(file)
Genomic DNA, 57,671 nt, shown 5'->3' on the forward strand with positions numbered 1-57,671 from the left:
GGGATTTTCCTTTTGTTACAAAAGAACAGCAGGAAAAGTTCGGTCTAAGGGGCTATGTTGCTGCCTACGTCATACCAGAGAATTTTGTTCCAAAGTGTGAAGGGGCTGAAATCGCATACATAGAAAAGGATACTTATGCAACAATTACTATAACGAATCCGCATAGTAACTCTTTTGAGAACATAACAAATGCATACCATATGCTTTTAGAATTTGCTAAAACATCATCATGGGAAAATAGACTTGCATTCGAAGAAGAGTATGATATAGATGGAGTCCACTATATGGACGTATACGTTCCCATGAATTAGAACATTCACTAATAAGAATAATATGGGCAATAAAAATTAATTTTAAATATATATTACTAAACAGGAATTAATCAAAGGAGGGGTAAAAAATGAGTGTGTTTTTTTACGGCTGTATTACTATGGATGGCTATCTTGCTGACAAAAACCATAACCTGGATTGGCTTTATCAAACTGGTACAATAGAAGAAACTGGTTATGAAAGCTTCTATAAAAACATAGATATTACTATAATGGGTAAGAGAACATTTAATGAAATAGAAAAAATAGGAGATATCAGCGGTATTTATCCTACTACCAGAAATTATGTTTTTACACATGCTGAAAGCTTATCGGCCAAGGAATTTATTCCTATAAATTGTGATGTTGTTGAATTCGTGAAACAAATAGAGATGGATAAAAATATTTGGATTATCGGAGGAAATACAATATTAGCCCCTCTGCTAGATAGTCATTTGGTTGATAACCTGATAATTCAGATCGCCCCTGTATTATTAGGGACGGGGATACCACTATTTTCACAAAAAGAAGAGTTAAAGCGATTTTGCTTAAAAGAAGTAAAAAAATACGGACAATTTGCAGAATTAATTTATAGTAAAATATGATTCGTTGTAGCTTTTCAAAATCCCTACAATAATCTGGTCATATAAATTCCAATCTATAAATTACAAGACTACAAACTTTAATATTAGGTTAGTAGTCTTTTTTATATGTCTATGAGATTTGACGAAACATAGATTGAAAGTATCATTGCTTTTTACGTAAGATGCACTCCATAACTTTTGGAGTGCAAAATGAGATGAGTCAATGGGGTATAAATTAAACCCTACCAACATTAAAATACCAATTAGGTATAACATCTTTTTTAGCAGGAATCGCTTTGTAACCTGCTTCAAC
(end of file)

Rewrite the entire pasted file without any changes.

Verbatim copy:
Genomic DNA, 57,671 nt, shown 5'->3' on the forward strand with positions numbered 1-57,671 from the left:
GGGATTTTCCTTTTGTTACAAAAGAACAGCAGGAAAAGTTCGGTCTAAGGGGCTATGTTGCTGCCTACGTCATACCAGAGAATTTTGTTCCAAAGTGTGAAGGGGCTGAAATCGCATACATAGAAAAGGATACTTATGCAACAATTACTATAACGAATCCGCATAGTAACTCTTTTGAGAACATAACAAATGCATACCATATGCTTTTAGAATTTGCTAAAACATCATCATGGGAAAATAGACTTGCATTCGAAGAAGAGTATGATATAGATGGAGTCCACTATATGGACGTATACGTTCCCATGAATTAGAACATTCACTAATAAGAATAATATGGGCAATAAAAATTAATTTTAAATATATATTACTAAACAGGAATTAATCAAAGGAGGGGTAAAAAATGAGTGTGTTTTTTTACGGCTGTATTACTATGGATGGCTATCTTGCTGACAAAAACCATAACCTGGATTGGCTTTATCAAACTGGTACAATAGAAGAAACTGGTTATGAAAGCTTCTATAAAAACATAGATATTACTATAATGGGTAAGAGAACATTTAATGAAATAGAAAAAATAGGAGATATCAGCGGTATTTATCCTACTACCAGAAATTATGTTTTTACACATGCTGAAAGCTTATCGGCCAAGGAATTTATTCCTATAAATTGTGATGTTGTTGAATTCGTGAAACAAATAGAGATGGATAAAAATATTTGGATTATCGGAGGAAATACAATATTAGCCCCTCTGCTAGATAGTCATTTGGTTGATAACCTGATAATTCAGATCGCCCCTGTATTATTAGGGACGGGGATACCACTATTTTCACAAAAAGAAGAGTTAAAGCGATTTTGCTTAAAAGAAGTAAAAAAATACGGACAATTTGCAGAATTAATTTATAGTAAAATATGATTCGTTGTAGCTTTTCAAAATCCCTACAATAATCTGGTCATATAAATTCCAATCTATAAATTACAAGACTACAAACTTTAATATTAGGTTAGTAGTCTTTTTTATATGTCTATGAGATTTGACGAAACATAGATTGAAAGTATCATTGCTTTTTACGTAAGATGCACTCCATAACTTTTGGAGTGCAAAATGAGATGAGTCAATGGGGTATAAATTAAACCCTACCAACATTAAAATACCAATTAGGTATAACATCTTTTTTAGCAGGAATCGCTTTGTAACCTGCTTCAAC